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Editorial: Ending visa program would devastate Shore's seasonal businesses


President Donald Trump promised during the campaign to eliminate the J-1 visa program, and The Wall Street Journal reported recently that plans are now underway to make major reductions in five of the program's 15 categories.

Under the J-1 Exchange Visitor Program, approximately 300,000 foreign visitors from 200 countries are allowed into the country to work, study and travel. Eighty-five percent of these J-1 visa holders are 30 years old or younger.

According to the State Department, 10,642 of those visa holders lived and worked in New Jersey in 2016. Many worked as au pairs, camp counselors, doctors, university professors and researchers, and secondary-school teachers. Others were students.

And thousands of them worked as seasonal employees in New Jersey’s $44 billion-a-year tourism industry. Now, the state’s tourism and hospitality industries are aghast at the prospect of losing these workers.

Trump apparently believes that these foreign workers are taking jobs from Americans. But he employs many J-1 visa holders at his hotel properties. Maybe he should ask his own managers why they rely on these foreign workers.

Because Trump’s managers would know what the New Jersey hospitality industry knows — from Shore boardwalks to Great Adventure to dozens of other seasonal businesses large and small: These workers aren’t taking jobs from Americans. They are taking jobs that these businesses cannot otherwise fill.

The operators of Morey’s Pier properties in Wildwood have long relied on J-1 visa holders to fill summer positions. The Morey organization does hold job fairs to recruit local workers — but it never finds enough. So, it has sent recruiters to Europe to find workers; it sets up housing in South Jersey for these workers; and it would take all the foreign workers it can find.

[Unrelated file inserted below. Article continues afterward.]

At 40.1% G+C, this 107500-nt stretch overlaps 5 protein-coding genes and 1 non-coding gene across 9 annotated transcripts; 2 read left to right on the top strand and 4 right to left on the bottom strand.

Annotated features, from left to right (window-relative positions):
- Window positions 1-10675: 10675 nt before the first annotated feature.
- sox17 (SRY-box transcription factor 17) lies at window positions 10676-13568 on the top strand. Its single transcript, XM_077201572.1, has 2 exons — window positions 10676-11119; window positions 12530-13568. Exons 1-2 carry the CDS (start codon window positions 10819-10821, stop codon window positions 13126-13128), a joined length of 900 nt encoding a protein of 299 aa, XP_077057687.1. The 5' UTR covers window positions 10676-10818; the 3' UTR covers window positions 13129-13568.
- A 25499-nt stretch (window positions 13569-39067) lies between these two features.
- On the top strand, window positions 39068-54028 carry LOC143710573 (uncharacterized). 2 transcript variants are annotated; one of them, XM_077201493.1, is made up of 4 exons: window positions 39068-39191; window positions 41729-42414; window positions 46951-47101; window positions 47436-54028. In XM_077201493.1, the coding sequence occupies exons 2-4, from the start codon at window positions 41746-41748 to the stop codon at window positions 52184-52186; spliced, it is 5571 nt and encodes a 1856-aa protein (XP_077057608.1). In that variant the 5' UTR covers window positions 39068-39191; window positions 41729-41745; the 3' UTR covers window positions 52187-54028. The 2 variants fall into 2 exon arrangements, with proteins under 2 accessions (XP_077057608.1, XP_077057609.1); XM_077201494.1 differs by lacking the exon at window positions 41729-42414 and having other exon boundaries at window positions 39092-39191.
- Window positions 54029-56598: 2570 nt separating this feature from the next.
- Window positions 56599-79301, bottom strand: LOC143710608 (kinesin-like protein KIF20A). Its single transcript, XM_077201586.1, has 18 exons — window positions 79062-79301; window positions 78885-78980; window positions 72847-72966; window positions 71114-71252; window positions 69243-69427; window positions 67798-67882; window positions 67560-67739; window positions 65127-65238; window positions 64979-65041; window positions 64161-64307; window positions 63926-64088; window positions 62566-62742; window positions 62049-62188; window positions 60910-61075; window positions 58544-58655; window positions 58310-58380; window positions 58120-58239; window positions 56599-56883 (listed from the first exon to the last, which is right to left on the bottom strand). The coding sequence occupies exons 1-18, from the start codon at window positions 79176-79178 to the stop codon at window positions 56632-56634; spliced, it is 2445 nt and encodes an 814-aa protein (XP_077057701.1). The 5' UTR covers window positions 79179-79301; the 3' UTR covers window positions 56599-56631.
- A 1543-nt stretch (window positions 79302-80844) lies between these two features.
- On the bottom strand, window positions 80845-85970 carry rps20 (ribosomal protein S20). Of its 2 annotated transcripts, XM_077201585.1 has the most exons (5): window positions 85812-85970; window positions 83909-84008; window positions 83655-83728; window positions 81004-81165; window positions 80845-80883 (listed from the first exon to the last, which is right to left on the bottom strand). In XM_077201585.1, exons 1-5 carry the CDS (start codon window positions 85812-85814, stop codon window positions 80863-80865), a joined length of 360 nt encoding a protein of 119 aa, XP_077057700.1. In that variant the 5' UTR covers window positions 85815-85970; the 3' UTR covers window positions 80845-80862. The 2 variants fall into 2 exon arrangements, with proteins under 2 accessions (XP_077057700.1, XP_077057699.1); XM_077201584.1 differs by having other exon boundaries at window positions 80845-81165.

Why? Because it is an incontrovertible fact that many New Jersey workers, for whatever reason, don’t want these seasonal, often grueling positions that are critical to the state’s tourism industry.

“I can say this without being alarmist. Cuts would be devastating to the hospitality industry in the state. From Morey’s Pier to Great Adventure to Crystal Springs, every seasonal business uses this visa program extensively,” Marilou Halvorsen, president of the New Jersey Restaurant and Hospitality Association, told The Philadelphia Inquirer.

And there’s another benefit to the program. Generally, these foreign visitors work for the summer season and then spend time traveling in the United States — while, as the State Department puts it, “they get to experience U.S. society and culture and engage with Americans.”

Fostering international understanding is still a good thing, right?

It is difficult to imagine the harm in this program, which is why it has existed since 1961.

There’s really only one explanation for Trump’s position: The nation’s growing xenophobia — and his desire to pander to it.

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